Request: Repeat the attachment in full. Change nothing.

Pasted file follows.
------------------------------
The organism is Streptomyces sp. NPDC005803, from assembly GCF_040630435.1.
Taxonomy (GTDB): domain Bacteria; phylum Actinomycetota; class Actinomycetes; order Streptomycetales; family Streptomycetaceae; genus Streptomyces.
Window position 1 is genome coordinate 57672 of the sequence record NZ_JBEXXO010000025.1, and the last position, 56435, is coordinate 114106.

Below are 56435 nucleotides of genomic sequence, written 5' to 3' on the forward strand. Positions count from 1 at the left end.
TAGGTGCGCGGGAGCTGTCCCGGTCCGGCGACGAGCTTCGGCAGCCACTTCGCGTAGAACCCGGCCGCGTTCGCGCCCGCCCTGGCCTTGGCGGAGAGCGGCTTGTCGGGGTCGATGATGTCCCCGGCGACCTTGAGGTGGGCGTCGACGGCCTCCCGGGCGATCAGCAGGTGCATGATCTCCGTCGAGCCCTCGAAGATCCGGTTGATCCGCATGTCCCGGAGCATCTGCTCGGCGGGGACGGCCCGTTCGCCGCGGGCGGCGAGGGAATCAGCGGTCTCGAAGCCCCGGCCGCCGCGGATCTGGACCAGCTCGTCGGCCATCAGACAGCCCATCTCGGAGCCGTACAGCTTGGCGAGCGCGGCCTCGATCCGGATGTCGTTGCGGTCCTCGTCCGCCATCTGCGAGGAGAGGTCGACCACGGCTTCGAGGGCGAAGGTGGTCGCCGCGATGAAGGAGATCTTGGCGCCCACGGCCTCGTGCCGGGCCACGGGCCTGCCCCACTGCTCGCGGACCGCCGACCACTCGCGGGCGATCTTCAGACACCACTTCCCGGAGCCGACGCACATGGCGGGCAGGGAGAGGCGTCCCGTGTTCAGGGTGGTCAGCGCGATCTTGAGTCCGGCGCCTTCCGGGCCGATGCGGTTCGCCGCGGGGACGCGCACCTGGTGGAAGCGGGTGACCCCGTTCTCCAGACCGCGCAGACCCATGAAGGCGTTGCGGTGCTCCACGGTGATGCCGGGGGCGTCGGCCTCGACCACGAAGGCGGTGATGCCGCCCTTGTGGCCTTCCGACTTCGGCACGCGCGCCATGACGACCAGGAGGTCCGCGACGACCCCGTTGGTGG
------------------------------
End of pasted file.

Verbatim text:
The organism is Streptomyces sp. NPDC005803, from assembly GCF_040630435.1.
Taxonomy (GTDB): domain Bacteria; phylum Actinomycetota; class Actinomycetes; order Streptomycetales; family Streptomycetaceae; genus Streptomyces.
Window position 1 is genome coordinate 57672 of the sequence record NZ_JBEXXO010000025.1, and the last position, 56435, is coordinate 114106.

Below are 56435 nucleotides of genomic sequence, written 5' to 3' on the forward strand. Positions count from 1 at the left end.
TAGGTGCGCGGGAGCTGTCCCGGTCCGGCGACGAGCTTCGGCAGCCACTTCGCGTAGAACCCGGCCGCGTTCGCGCCCGCCCTGGCCTTGGCGGAGAGCGGCTTGTCGGGGTCGATGATGTCCCCGGCGACCTTGAGGTGGGCGTCGACGGCCTCCCGGGCGATCAGCAGGTGCATGATCTCCGTCGAGCCCTCGAAGATCCGGTTGATCCGCATGTCCCGGAGCATCTGCTCGGCGGGGACGGCCCGTTCGCCGCGGGCGGCGAGGGAATCAGCGGTCTCGAAGCCCCGGCCGCCGCGGATCTGGACCAGCTCGTCGGCCATCAGACAGCCCATCTCGGAGCCGTACAGCTTGGCGAGCGCGGCCTCGATCCGGATGTCGTTGCGGTCCTCGTCCGCCATCTGCGAGGAGAGGTCGACCACGGCTTCGAGGGCGAAGGTGGTCGCCGCGATGAAGGAGATCTTGGCGCCCACGGCCTCGTGCCGGGCCACGGGCCTGCCCCACTGCTCGCGGACCGCCGACCACTCGCGGGCGATCTTCAGACACCACTTCCCGGAGCCGACGCACATGGCGGGCAGGGAGAGGCGTCCCGTGTTCAGGGTGGTCAGCGCGATCTTGAGTCCGGCGCCTTCCGGGCCGATGCGGTTCGCCGCGGGGACGCGCACCTGGTGGAAGCGGGTGACCCCGTTCTCCAGACCGCGCAGACCCATGAAGGCGTTGCGGTGCTCCACGGTGATGCCGGGGGCGTCGGCCTCGACCACGAAGGCGGTGATGCCGCCCTTGTGGCCTTCCGACTTCGGCACGCGCGCCATGACGACCAGGAGGTCCGCGACGACCCCGTTGGTGG